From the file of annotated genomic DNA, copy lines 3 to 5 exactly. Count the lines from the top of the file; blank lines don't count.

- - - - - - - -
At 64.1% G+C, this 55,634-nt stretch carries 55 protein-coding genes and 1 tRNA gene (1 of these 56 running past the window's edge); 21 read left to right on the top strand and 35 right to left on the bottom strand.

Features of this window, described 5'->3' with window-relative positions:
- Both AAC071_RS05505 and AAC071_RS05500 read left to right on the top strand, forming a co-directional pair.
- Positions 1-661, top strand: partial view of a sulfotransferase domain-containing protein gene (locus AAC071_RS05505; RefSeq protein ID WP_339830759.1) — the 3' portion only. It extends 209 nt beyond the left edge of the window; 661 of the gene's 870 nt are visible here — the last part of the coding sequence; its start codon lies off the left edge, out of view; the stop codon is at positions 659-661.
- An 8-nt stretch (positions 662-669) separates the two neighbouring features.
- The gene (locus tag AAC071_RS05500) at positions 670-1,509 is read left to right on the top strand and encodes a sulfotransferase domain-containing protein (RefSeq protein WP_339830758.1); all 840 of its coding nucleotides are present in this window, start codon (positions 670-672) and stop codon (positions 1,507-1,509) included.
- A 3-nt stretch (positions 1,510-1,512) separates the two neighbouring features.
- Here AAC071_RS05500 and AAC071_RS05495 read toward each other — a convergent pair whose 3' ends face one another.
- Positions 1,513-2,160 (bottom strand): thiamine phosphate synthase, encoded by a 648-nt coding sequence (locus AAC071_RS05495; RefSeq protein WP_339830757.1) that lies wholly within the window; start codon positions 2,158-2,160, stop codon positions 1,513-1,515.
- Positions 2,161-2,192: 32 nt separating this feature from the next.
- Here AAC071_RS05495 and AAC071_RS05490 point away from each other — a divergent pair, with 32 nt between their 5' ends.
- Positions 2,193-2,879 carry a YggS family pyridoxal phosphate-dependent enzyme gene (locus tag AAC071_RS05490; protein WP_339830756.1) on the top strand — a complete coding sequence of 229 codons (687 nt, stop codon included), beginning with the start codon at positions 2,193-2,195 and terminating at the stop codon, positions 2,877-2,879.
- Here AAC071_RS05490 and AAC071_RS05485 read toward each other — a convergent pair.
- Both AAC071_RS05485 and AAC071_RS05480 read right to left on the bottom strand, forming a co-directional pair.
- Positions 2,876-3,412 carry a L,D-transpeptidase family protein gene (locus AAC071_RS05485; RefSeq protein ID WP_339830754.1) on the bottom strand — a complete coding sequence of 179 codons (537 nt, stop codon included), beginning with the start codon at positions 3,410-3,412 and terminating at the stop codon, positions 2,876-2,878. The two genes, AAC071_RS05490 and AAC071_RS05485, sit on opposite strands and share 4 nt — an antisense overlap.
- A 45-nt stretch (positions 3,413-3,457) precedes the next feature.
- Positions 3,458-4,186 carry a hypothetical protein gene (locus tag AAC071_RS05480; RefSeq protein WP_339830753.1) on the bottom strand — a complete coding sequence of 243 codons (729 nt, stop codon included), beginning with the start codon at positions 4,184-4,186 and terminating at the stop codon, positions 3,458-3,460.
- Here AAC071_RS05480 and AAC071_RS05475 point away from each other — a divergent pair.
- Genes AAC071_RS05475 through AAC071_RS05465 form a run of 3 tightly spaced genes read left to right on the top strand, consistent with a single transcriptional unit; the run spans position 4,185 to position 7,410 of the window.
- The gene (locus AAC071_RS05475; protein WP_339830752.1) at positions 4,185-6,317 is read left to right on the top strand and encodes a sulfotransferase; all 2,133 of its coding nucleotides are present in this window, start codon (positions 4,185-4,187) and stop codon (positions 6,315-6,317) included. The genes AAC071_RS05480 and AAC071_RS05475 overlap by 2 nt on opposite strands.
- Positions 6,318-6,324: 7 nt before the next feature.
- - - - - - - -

- Both AAC071_RS05505 and AAC071_RS05500 read left to right on the top strand, forming a co-directional pair.
- Positions 1-661, top strand: partial view of a sulfotransferase domain-containing protein gene (locus AAC071_RS05505; RefSeq protein ID WP_339830759.1) — the 3' portion only. It extends 209 nt beyond the left edge of the window; 661 of the gene's 870 nt are visible here — the last part of the coding sequence; its start codon lies off the left edge, out of view; the stop codon is at positions 659-661.
- An 8-nt stretch (positions 662-669) separates the two neighbouring features.